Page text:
However, there is one possible splainin that might save the situation. The one scene where it really comes up occurs between Patrick and new family lawyer, Nick George. Nick refers to Patrick as the District Attorney of New York, and that one day he'll be the Senator from New York. (Possibly replacing Hillary should she be elected President?) As such, it's about time he stood up and found the courage to fix his own mistakes.
Here's wha' hoppint, as Ricky Ricardo would say. Nick simply mis-spoke. He said "District Attorney" when he meant "Attorney General". And Patrick didn't correct him. Not because he was being polite - I don't think the Darling Family has it in them to be polite to others. But it was because Patrick's mind was too focused on the tranny hooker mistress who was waiting for him at some dive hotel.
Oh wait. I'm sorry. I shouldn't have called her a tranny hooker mistress. She's not a hooker.
Once/if Patrick Darling IV is elected to the Senate, maybe then we can re-examine the situation and find a better splainin to cover it all up.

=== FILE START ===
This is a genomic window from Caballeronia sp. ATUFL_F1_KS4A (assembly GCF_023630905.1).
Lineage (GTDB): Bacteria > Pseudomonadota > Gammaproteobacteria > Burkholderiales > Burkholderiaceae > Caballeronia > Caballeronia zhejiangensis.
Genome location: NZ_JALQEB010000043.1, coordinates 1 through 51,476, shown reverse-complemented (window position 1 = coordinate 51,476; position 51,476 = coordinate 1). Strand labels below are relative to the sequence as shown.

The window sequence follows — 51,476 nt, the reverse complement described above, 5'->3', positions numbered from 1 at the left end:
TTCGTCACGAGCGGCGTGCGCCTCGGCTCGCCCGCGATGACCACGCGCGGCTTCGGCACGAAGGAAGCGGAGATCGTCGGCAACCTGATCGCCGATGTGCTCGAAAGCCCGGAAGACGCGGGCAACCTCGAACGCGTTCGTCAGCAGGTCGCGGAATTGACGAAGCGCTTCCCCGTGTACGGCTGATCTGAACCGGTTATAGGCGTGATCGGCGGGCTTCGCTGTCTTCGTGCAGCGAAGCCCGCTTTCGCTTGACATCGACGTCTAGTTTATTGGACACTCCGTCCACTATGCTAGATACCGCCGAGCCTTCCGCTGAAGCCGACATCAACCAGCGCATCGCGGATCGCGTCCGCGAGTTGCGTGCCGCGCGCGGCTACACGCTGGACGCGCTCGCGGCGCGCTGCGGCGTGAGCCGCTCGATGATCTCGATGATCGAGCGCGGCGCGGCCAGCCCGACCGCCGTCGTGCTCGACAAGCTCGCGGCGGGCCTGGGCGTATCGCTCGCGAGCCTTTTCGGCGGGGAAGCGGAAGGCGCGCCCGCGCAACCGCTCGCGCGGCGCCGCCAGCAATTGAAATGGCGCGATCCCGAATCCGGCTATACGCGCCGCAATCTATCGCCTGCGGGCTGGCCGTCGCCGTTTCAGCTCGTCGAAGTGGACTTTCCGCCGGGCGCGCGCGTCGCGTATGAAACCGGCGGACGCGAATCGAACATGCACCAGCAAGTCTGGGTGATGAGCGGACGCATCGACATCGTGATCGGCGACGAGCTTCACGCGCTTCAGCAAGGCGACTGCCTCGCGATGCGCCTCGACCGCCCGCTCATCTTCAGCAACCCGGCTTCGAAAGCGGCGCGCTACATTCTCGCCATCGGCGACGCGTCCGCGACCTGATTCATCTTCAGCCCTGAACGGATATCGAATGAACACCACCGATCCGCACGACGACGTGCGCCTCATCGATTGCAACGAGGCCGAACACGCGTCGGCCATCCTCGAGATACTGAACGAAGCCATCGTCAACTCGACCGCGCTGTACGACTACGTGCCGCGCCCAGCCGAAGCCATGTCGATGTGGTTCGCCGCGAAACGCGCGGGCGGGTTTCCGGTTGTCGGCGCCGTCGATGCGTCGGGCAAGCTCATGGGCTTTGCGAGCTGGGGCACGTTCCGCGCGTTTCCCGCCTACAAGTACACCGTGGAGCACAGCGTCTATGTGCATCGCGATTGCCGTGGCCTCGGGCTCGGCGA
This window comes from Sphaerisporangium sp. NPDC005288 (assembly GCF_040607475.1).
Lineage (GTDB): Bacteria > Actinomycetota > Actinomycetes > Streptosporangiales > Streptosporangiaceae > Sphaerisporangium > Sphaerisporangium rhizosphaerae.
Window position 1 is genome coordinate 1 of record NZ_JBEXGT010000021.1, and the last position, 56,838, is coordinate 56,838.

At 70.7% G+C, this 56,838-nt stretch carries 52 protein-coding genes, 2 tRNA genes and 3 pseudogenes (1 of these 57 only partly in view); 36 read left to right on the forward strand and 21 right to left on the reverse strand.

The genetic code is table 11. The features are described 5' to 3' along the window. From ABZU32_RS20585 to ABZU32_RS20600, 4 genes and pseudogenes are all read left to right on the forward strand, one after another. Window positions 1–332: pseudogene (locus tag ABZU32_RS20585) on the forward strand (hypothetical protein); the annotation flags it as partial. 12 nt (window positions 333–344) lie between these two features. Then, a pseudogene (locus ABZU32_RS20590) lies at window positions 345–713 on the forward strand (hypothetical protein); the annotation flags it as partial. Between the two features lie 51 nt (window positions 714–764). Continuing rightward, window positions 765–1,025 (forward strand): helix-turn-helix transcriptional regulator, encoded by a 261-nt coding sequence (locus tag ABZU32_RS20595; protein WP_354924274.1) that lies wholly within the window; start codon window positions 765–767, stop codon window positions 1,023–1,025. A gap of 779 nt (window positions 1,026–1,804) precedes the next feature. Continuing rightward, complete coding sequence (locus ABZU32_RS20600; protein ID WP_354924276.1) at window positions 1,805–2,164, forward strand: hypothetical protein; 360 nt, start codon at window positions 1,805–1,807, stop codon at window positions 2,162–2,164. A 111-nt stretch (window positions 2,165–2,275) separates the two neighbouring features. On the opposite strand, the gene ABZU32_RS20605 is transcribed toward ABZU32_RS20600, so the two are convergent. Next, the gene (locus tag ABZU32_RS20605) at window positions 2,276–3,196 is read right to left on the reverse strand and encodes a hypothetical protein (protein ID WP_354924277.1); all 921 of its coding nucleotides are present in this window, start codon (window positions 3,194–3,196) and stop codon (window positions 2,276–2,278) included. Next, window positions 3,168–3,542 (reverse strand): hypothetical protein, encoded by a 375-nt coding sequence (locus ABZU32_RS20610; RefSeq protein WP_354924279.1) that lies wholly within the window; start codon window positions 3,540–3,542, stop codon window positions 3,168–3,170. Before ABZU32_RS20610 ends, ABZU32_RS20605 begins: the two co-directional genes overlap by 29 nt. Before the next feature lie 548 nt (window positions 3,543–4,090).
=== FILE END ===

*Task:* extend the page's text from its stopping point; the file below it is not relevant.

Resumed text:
Because that's what you do with the Darling Family, right? Cover it all up......
When Dr. Bob Hartley's therapy group appeared on WTTW's 'Psychology In Action' in September of 1973 ("Last TV Show" (the second season premiere), they were up against 'Gunsmoke' and 'Monday Night Football'.
That week, the match-up was Steelers vs. Da Bears, and the Bears lost.
And so it went.... in Toobworld. But from 1970 until 1989, the Pittsburgh never played against Chicago on 'Monday Night Football'. Just another difference between Toobworld and the Real World.
As for 'Gunsmoke', we have no quarrel with a show set in the past like that being referenced in another show which shares the same dimension. The Toobworld version of 'Gunsmoke' was o'bviously based on the "true" history of Marshall Matt Dillon.
As a side note, there really is a public broadcasting station in Chicago with the call letters of WTTW. So at least in that respect, both universes are aligned.....
Here's a list, courtesy of the IMDb.com......
"The Bonnie Hunt Show"
"The Larry Sanders Show"